If Steinem is correct in her "form and function" theory of the conception of beauty, the level of discourse in the WNBA debate seems to strongly apply -- a fact we see almost always reflected in the line of reasoning most commonly taken after the "sponsorship and TV argument."
Logically, when the question of the perceived lack of commercial sponsors willing to make the investment necessary to the support of a national professional basketball program for women is raised, the next question must be, "...But why? Why don't fans want to watch female sports in the huge numbers enjoyed by comparable male teams?"
The response to the "but why" question seems always come in layers.
The first layer is almost always the strident, often unabashedly gleeful requisite diatribe against the inherent "weakness of women," first in the game of basketball, and, usually later, in general.
The discussion commonly resembles the following, taken from Debbie Schlussel's Jewish World Review article, "WNBA 'players' are the female firefighters of pro-sports:"
What's the WNBA? Never Will Be Accepted? Could be If you're not "into" sports, don't stop reading here. This article isn't really about sports. It's about the ludicrous notion that mandates equal rights for women in every arena, including those where they are clearly not equal. Not because of "patriarchal standards"-but because immutable physical constraints make it so....Where are the slam-dunks? There are none. No plain dunks, either. There's no Michael Jordan in the WNBA. (The only thing that comes close is player Sheryl Swoopes' baby boy, Jordan, and he can probably make better shots than the women in his mom's league.) Why pay these boring, physically inferior athletes the same as their lustrous, male NBA counterparts (Schlussel 4)?
Yes, women are inherently lacking," according to proponents of the above argument, "No one wants to watch women's basketball when they could watch "real basketball," -- that's all, "it's natural...." Perhaps I would believe their assertion that the physical inequality argument is their only concern, were it not for the strangely hostile tone that seems to run rampant in the discussion...a tone that is all too common among the anti-WNBA camp, and a tone that hints at a second layer beneath the "physical reality" argument.
Where is this hostility coming from? It almost seems that the individuals, themselves, don't seem to know.
Take for example, Chris Martin, writer for the Arizona Daily Wildcat, in his diatribe against the WNBA, "I've had enough...I'm bitter and tired of the NBA and the corporate powers that shove the most God-awful basketball ever played down my throat...(Martin 1).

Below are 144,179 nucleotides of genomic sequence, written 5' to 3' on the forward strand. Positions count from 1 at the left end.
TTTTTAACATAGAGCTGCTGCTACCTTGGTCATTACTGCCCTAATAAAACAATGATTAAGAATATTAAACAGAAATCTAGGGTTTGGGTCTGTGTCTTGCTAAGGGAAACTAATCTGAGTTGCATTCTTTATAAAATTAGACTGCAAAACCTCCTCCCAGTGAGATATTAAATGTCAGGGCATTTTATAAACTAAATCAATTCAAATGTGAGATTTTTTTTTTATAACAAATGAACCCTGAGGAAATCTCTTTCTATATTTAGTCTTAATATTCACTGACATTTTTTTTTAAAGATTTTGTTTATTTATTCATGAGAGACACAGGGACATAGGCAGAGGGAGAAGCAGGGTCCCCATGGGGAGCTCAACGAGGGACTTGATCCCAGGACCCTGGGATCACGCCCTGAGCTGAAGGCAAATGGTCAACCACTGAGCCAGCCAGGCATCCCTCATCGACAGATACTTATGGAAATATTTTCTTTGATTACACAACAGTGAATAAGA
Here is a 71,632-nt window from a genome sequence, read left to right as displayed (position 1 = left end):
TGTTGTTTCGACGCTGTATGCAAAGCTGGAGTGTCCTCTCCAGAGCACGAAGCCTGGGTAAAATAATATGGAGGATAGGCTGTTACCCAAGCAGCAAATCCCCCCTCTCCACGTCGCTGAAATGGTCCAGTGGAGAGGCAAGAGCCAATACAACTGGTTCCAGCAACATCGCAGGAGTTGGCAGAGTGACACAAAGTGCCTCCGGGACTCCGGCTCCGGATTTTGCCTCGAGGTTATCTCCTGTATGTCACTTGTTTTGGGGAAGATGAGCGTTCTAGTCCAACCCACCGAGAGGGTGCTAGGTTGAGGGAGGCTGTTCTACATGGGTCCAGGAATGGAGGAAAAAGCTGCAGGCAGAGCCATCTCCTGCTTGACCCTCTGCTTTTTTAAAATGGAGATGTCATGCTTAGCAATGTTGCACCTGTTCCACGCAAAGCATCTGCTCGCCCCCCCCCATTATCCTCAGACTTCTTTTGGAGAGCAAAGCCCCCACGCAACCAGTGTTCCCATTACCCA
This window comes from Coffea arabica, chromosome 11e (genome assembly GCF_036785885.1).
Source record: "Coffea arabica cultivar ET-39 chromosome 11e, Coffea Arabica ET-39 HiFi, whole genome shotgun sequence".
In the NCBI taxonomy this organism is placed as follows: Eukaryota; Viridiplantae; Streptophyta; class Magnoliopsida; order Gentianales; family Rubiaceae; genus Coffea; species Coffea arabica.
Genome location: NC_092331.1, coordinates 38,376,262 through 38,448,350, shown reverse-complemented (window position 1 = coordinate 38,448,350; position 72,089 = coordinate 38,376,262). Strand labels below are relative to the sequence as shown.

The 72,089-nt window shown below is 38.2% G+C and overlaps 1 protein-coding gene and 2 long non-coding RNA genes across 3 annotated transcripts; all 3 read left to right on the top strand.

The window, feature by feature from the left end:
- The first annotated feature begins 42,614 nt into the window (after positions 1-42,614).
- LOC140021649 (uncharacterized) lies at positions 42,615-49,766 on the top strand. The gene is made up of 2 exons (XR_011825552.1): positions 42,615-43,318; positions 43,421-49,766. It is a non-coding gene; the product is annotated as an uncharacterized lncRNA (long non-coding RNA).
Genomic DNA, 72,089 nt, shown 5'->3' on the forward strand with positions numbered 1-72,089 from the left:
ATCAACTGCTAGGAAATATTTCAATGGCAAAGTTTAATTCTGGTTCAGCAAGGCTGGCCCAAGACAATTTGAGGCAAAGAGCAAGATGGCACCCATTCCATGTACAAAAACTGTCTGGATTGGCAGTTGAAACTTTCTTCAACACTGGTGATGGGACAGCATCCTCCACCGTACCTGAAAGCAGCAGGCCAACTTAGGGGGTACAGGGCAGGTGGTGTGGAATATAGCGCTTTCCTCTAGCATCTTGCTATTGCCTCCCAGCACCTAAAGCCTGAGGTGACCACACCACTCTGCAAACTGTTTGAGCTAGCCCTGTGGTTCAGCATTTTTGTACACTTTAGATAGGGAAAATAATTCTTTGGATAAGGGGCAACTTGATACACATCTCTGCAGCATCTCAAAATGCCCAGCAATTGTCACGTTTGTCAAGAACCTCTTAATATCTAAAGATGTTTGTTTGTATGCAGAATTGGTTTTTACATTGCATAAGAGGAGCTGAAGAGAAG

It is interesting. Is it possible that Mr. Martin really is "bitter and tired" because WNBA basketball is being "shoved down his throat?" Are WNBA games taking over the broadcast times of the NBA? Are WNBA officials really tying down unsuspecting Arizona sports fans and forcing them to watch?
Similarly, what is it behind anger one senses in Debbie Schussel's tone when she writes in her article?
Do you know who Chamique Holdsclaw is? Or how about Yolanda Griffith? I wouldn't know, either. Except that in the place of the real professional sports that I usually watch, they've been foisted upon me...(Schlussel 1).
Here, too, Schlussel seems to be operating under a similar understanding that her "real" NBA basketball is being "taken over" by the WNBA.
Of course, one knows this is not the case. One only has to look at the "no ratings" argument these opponents take during the first stages of their discussion to know this would never be the case. According to their own argument, it would simply not make economic sense for the television networks to do so. Why then, are they so angry?
The answer to this question lies in the same writer's subtle, and not-so-subtle, commentary on the players nature as 'mannish' (Cahn, 1993) -- a nature that, once perceived, results in intense disapproval, and in allusions to female "weakness," as a negative fact.
We see this in Schlussel's reference to Swoopes' baby in her argument, a subtle remark on her female "weakness," in the title of her article, itself, "female firefighters," and in the comment, later in the same article, "There's a sexual attraction there, and you'll never find that affinity, from members of either sex, for the WNBA's average alien -- a 6'3," muscular woman with which there's no identification," and in her observation,"...Real women don't play pro-basketball. They watch men (Schlussel 5).
Could the real reason many in the Anti-WNBA camp are so angry be precisely because of the lack of conformity to the "form and function" that…